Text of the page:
Carol Betsch
American, 1948–
Overlook Above Glade Garden, Winterthur, Delaware
gelatin silver print


Carol Betsch
American, 1948–
View from Rose Garden, Spring, Dumbarton Oaks, 2000
Iris print on paper


Carol Betsch
American, 1948–
View East to Lake St. Clair, Edsel and Eleanor Ford House, Grosse Pointe Shores, Michigan
gelatin silver print

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Organized by the Library of American Landscape History, Amherst, Massachusetts, the exhibition is a collaboration between Carol Betsch, photographer and editor, and Robin Karson, executive director of LALH and curator of the exhibition. The photographs in this exhibition explore seven estate landscapes from across the United States that were designed for noteworthy, wealthy private clients between 1895 and 1940. These landscapes demonstrate characteristic motifs of the American Country Place Era, an important landscape design movement that occurred in the first half of the twentieth century.

The American Country Place Era evolved during a period of significant upheaval in American history. At the close of the nineteenth century, deteriorating city conditions prompted many Americans newly wealthy from the industrial revolution to spend their fortunes on luxurious country estates. Landscape architecture was a new profession at the time, and practitioners and their clients were eager to develop an American aesthetic. An emerging generation of landscape architects were deeply influenced by the distinctive landscape of the World’s Columbian Exposition in Chicago in 1893—a collaboration between architect Daniel Hudson Burnham and Frederick Law Olmsted—with its bridges, fountains, and crystalline buildings that evoked a perfect, classical world.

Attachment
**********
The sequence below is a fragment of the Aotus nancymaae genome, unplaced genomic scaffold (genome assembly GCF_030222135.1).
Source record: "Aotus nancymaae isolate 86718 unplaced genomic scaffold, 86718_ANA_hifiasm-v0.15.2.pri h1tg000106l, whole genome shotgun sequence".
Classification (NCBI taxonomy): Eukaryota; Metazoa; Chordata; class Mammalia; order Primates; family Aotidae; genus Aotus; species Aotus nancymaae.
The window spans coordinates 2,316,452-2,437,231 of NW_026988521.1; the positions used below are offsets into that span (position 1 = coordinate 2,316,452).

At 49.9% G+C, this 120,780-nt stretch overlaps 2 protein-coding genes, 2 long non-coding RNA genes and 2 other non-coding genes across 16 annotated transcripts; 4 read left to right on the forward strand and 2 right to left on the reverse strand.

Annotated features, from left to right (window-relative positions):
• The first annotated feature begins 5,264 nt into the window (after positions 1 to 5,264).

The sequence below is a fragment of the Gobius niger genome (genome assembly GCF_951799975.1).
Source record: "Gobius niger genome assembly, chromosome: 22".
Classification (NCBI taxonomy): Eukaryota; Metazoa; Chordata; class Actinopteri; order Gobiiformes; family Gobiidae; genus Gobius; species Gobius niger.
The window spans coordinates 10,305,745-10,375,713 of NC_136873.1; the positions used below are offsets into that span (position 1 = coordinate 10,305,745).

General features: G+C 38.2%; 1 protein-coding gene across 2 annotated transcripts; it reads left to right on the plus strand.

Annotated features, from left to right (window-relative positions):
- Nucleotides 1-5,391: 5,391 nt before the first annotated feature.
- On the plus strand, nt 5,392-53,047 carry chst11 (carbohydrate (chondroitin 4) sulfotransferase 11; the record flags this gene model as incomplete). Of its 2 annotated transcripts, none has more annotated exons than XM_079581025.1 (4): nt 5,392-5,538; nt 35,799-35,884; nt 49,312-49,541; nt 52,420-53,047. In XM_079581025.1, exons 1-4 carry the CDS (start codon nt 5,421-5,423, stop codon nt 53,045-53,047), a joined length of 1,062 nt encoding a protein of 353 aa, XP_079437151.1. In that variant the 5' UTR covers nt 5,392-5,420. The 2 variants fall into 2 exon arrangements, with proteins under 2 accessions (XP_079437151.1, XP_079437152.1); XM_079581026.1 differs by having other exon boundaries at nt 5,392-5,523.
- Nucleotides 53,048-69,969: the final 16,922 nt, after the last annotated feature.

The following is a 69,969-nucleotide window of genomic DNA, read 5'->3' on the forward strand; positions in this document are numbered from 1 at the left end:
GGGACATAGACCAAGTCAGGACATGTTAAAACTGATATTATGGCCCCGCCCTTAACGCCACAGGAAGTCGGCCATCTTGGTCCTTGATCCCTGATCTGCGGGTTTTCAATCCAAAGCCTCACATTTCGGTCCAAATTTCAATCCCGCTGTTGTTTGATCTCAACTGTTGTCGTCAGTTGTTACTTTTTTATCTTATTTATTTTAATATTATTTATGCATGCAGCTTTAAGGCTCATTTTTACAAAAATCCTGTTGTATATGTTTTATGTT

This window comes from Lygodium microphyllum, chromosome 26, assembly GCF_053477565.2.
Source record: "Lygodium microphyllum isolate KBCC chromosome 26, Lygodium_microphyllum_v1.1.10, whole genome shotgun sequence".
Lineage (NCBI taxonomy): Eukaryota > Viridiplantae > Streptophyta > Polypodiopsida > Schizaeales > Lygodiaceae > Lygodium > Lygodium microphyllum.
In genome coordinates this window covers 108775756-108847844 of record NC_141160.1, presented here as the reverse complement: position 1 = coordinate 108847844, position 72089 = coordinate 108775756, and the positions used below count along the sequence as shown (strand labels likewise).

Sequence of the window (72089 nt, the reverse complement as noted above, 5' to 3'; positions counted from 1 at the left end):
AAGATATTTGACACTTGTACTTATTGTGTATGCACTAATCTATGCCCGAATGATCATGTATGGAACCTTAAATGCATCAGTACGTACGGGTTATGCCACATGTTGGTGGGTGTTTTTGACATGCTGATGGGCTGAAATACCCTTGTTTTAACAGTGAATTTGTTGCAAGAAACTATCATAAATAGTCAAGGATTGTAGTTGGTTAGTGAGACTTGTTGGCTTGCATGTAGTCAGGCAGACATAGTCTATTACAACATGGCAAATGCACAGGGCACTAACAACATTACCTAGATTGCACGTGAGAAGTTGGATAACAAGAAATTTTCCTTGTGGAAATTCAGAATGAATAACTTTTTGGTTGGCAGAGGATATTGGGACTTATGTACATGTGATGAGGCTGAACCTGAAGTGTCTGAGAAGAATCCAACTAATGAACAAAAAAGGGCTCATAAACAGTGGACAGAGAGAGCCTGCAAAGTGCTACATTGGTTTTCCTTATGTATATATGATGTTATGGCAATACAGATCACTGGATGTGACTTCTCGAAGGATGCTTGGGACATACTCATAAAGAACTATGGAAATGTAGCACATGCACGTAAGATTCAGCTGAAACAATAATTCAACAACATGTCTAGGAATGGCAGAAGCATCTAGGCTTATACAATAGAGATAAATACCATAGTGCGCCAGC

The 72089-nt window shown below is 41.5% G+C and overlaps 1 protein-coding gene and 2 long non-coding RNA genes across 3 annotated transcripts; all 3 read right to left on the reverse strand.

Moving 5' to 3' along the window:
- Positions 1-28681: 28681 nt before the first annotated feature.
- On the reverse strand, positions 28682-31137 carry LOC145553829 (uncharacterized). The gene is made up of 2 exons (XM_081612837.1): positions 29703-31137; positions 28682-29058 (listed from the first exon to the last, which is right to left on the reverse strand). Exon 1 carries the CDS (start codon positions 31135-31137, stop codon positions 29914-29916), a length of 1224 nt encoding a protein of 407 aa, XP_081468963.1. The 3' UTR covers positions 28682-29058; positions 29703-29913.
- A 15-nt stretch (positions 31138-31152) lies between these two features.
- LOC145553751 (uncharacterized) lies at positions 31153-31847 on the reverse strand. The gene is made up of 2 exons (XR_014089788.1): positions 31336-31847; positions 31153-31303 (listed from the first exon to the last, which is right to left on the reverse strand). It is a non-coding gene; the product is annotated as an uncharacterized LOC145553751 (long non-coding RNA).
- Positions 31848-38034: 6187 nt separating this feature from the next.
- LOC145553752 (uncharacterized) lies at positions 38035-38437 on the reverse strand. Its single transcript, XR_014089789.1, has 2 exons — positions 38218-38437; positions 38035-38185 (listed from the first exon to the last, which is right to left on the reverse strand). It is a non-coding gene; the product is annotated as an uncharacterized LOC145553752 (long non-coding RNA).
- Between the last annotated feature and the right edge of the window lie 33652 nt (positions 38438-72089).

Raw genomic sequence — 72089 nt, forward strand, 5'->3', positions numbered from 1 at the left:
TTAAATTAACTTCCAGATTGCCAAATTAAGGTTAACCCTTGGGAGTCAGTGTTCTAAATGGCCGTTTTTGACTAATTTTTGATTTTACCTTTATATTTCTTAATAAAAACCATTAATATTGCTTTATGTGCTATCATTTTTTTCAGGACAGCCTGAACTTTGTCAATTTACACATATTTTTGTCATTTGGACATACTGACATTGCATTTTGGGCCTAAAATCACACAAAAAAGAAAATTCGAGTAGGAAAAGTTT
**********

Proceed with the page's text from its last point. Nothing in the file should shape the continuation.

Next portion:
Landscape architects including Charles Platt, Warren Manning, Jens Jensen, Beatrix Farrand, Marian Coffin, Lockwood de Forest, Jr., and Fletcher Steele created new country estates on properties ranging from a few acres to several hundred. Early in the period designers borrowed heavily from Italian and English gardens; later, influences included the Midwestern prairie, memories from trips abroad, and trends in modern art. The most successful and expressive estate landscapes from this period tended to embrace three concerns, according to Karson: Olmsted’s respect for the genius loci, the animating spirit of a place; inspired use of historical motifs and Beaux Arts spatial principles; and the clients’ personal dreams and preferences.

Out of hundreds of potential sites, Karson chose seven that serve as exemplars of the work of Jens Jensen, Beatrix Farrand, Fletcher Steele, Lockwood de Forest, Jr., Warren Manning, Charles Platt, and Ellen Shipman. The featured estates are Naumkeag, the estate of Mabel Choate in Stockbridge, Massachusetts (only about an hour’s drive from Smith College); Gwinn in Cleveland, Ohio, built for industrialist William Gwinn Mather; Stan Hywet in Akron, Ohio, the estate of Goodyear Tire founder Frank Seiberling; H. P. DuPont’s Winterthur in Winterthur, Delaware; Dumberton Oaks in Georgetown, District of Columbia, designed for Mildred and Robert Woods Bliss; Edsel and Eleanor Ford’s Ford House in Grosse Pointe Shores, Michigan; and Val Verde in Santa Barbara, California, owned by Wright S. Ludington.